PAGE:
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This book focuses on the protection of abducting mothers who have been subject to return proceedings under the 1980 Hague Abduction Convention and the Brussels IIa Regulation, in circumstances where the child abduction has been motivated by acts of domestic violence from the left-behind father. The utility of Regulation 606/2013 on mutual recognition of protection measures in civil matters and Directive 2011/99/EU on the European Protection Order, and how protection measures can be used to protect abducting mothers, are examined within this context. Both instruments allow cross-border circulation of protection measures but, so far, have not attracted much attention in practice. This book aims to fill that gap.
Domestic Violence and Parental Child Abduction is the culmination of the POAM (Protection of Abducting Mothers in Return Proceedings) project, a collaborative research project conducted between 2019 and 2021. It presents and analyses the findings of the project and brings together contributions by the project partners, as well as by other renowned experts. The book also presents a Best Practice Guide developed for the application of Regulation 606/2013 and Directive 2011/99/EU in child abduction cases committed against the background of domestic violence.
The book offers a unique perspective on the problem of international parental child abductions committed against the background of domestic violence. Given its practical focus, it will appeal not only to an academic audience but also to judges, legal practitioners and other professionals working in the area of parental child abduction.
With a foreword by Thalia Kruger (University of Antwerp) and contributions by Anatol Dutta (Ludwig Maximilian University of Munich), Marilyn Freeman (University of Westminster), Jan von Hein (University of Freiburg), Costanza Honorati (University of MilanoBicocca), Onyója Momoh (University of Aberdeen), Marin Mrčela (Supreme Court of the Republic of Croatia), Johanna Niemi (University of Helsinki), Laura-Maria Poikela (University of Turku), Nicola Taylor (University of Otago), Tatjana Tertsch (Ludwig Maximilian University of Munich), Katarina Trimmings (University of Aberdeen), Michael Wilderspin (Former Legal Adviser to the European Commission) and Mirela Župan (Josip Juraj Strossmayer University of Osijek).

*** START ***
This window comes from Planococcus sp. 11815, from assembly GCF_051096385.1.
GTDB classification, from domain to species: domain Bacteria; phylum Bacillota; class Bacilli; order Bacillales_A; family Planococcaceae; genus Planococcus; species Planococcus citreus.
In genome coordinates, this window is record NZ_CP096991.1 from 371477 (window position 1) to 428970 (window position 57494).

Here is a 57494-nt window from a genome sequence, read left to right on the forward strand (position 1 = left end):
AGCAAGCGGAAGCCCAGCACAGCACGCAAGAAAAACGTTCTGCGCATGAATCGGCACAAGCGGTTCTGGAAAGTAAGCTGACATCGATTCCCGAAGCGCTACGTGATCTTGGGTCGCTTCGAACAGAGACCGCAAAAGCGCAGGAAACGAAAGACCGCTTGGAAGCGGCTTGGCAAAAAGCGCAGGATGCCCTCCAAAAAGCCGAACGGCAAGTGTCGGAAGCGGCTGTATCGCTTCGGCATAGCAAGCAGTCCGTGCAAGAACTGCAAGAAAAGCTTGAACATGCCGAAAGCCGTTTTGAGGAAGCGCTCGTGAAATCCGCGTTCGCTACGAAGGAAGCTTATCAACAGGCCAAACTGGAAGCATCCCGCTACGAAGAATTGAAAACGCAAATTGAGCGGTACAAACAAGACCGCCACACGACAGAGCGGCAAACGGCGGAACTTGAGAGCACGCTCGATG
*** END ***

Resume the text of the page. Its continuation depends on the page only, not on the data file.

KATARINA TRIMMINGS is a Senior Lecturer in Law at the University of Aberdeen, and the Director of the Aberdeen Centre for Private International Law. She has written extensively on cross-border parental child abduction, and published a monograph titled Child Abduction within the European Union (Hart Publishing, 2013), and is one of the authors of the 15th edition of Cheshire’s Private International Law (Oxford University Press, 2017). She led the EU-funded project ‘Protection of Abducting Mothers in Return Proceedings: Intersection between Domestic Violence and Parental Child Abduction’ (POAM, 2019-2021).
ANATOL DUTTA holds a Chair of Private Law, Private International Law and Comparative Law at the Ludwig Maximilian University of Munich. Previously, he was Fellow at the Max Planck Institute for Comparative and International Private Law in Hamburg (2003-2014) and was Professor at the University of Regensburg (2014-2017). Anatol Dutta is a member of the editorial board of Zeitschrift für das gesamte Familienrecht (FamRZ), a leading family law journal for practitioners and academics in Germany and is a member of the German Council of Private International Law. He has a special interest in family and succession law, from a private international law as well as a comparative and interdisciplinary perspective.
COSTANZA HONORATI is a Full Professor of European Union Law at the Milano-Bicocca University, School of Law where she also holds the Chair of EU Private International Law. She has been Co-ordinator of the PhD Program in European Union Law since 2017 and was the Head of the PhD School between 2009 and 2013. She is currently Chair of the EU Commission’s Working Group on a Guide to the Maintenance Regulation and was previously a member of the Expert Group assisting the Commission on the Recast of the Brussels IIa Regulation (2015). She has been a Visiting Scholar and Visiting Professor at several institutions). She is a member of the Editorial Board of Rivista di diritto internazionale privato e processuale and the Special Editor for private international law of European Papers.
MIRELA ŽUPAN is a Full Professor at the University of Osijek, Faculty of Law, and Head of the PhD Programme in Law. Her main professional interests include private international law of family and contractual matters, as well as the impacts of ICT on law and the protection of the vulnerable (children, adults, companion animals). She was awarded the Max-Planck Society Doctoral and Postdoctoral Grant from the Max Planck Institute for Comparative and International Private Law in Hamburg. As a member of several research groups, she has organised and participated in conferences, seminars and workshops, and has published a number of books, chapters and papers. She has acted as a member of the Expert Group assisting the Commission on the Recast of the Brussels IIa Regulation and was nominated as a national reporter for European Commission studies.
Best Practice Guide on the Protection of Abducting Mothers in Return Proceedings (p. 215)